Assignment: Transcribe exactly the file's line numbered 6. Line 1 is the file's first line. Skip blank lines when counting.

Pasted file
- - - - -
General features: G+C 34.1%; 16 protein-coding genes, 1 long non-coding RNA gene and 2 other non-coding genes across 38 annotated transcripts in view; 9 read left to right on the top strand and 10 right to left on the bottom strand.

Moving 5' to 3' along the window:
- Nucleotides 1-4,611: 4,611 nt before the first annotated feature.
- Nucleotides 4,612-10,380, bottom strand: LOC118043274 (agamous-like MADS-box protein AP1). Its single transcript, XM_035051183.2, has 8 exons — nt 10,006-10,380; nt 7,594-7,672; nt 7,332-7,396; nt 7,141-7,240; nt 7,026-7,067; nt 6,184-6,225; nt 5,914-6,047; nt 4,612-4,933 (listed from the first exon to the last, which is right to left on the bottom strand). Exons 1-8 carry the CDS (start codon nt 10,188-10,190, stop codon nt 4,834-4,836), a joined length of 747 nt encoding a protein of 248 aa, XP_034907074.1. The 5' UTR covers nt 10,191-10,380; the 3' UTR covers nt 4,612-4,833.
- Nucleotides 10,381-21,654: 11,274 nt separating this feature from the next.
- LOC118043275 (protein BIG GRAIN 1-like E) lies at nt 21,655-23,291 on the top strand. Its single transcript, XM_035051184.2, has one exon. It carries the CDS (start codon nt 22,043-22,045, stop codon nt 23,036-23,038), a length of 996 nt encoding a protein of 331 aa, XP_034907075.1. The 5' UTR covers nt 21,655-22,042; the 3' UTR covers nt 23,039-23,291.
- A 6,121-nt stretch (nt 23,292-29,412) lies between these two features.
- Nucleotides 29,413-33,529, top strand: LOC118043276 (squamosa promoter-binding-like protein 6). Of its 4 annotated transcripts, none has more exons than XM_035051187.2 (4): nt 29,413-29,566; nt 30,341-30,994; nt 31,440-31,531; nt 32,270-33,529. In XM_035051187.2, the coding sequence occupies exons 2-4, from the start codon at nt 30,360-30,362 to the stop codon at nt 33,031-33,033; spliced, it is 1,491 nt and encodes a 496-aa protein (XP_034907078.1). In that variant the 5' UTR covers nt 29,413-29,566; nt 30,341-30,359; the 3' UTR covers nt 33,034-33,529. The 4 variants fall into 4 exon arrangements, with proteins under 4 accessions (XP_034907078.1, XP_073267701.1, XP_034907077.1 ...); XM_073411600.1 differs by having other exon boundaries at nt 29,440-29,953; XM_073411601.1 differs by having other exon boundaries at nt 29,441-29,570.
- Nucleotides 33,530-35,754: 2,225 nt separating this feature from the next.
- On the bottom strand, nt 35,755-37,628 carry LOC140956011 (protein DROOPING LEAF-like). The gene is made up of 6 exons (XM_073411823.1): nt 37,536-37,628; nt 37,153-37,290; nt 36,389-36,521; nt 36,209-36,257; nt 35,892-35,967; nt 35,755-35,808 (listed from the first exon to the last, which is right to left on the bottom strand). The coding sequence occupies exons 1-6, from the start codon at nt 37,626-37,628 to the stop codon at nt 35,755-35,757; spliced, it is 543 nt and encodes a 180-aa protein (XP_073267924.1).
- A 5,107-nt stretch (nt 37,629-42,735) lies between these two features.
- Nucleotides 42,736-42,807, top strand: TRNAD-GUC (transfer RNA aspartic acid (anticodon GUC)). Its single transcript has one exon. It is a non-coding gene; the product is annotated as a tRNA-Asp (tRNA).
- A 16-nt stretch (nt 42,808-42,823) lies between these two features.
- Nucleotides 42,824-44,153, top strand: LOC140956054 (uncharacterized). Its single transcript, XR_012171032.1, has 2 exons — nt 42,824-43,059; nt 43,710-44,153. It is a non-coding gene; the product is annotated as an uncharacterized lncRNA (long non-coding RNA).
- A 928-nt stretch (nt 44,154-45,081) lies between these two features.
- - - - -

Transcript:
- LOC118043275 (protein BIG GRAIN 1-like E) lies at nt 21,655-23,291 on the top strand. Its single transcript, XM_035051184.2, has one exon. It carries the CDS (start codon nt 22,043-22,045, stop codon nt 23,036-23,038), a length of 996 nt encoding a protein of 331 aa, XP_034907075.1. The 5' UTR covers nt 21,655-22,042; the 3' UTR covers nt 23,039-23,291.